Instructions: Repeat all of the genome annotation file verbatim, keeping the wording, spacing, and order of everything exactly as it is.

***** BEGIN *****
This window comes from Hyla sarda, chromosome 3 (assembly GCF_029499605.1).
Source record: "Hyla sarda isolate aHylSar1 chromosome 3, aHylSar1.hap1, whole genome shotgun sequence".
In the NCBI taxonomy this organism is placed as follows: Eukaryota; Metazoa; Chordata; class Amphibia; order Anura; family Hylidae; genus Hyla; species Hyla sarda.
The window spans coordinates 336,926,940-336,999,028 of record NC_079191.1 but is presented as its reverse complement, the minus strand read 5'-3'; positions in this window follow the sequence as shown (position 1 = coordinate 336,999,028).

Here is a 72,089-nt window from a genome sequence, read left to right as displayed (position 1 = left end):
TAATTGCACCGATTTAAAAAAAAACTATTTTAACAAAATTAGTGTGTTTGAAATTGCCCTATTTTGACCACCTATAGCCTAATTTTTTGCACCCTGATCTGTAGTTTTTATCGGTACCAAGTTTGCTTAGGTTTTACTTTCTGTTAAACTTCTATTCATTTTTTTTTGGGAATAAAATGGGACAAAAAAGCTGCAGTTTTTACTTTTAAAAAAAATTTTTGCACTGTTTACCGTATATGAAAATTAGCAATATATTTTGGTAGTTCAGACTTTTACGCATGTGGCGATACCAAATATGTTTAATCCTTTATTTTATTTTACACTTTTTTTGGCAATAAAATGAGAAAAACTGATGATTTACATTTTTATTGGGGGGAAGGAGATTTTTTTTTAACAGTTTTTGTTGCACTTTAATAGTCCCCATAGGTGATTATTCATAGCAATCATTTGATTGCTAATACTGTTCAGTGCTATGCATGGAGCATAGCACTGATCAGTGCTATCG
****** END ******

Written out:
This window comes from Hyla sarda, chromosome 3 (assembly GCF_029499605.1).
Source record: "Hyla sarda isolate aHylSar1 chromosome 3, aHylSar1.hap1, whole genome shotgun sequence".
In the NCBI taxonomy this organism is placed as follows: Eukaryota; Metazoa; Chordata; class Amphibia; order Anura; family Hylidae; genus Hyla; species Hyla sarda.
The window spans coordinates 336,926,940-336,999,028 of record NC_079191.1 but is presented as its reverse complement, the minus strand read 5'-3'; positions in this window follow the sequence as shown (position 1 = coordinate 336,999,028).

Here is a 72,089-nt window from a genome sequence, read left to right as displayed (position 1 = left end):
TAATTGCACCGATTTAAAAAAAAACTATTTTAACAAAATTAGTGTGTTTGAAATTGCCCTATTTTGACCACCTATAGCCTAATTTTTTGCACCCTGATCTGTAGTTTTTATCGGTACCAAGTTTGCTTAGGTTTTACTTTCTGTTAAACTTCTATTCATTTTTTTTTGGGAATAAAATGGGACAAAAAAGCTGCAGTTTTTACTTTTAAAAAAAATTTTTGCACTGTTTACCGTATATGAAAATTAGCAATATATTTTGGTAGTTCAGACTTTTACGCATGTGGCGATACCAAATATGTTTAATCCTTTATTTTATTTTACACTTTTTTTGGCAATAAAATGAGAAAAACTGATGATTTACATTTTTATTGGGGGGAAGGAGATTTTTTTTTAACAGTTTTTGTTGCACTTTAATAGTCCCCATAGGTGATTATTCATAGCAATCATTTGATTGCTAATACTGTTCAGTGCTATGCATGGAGCATAGCACTGATCAGTGCTATCG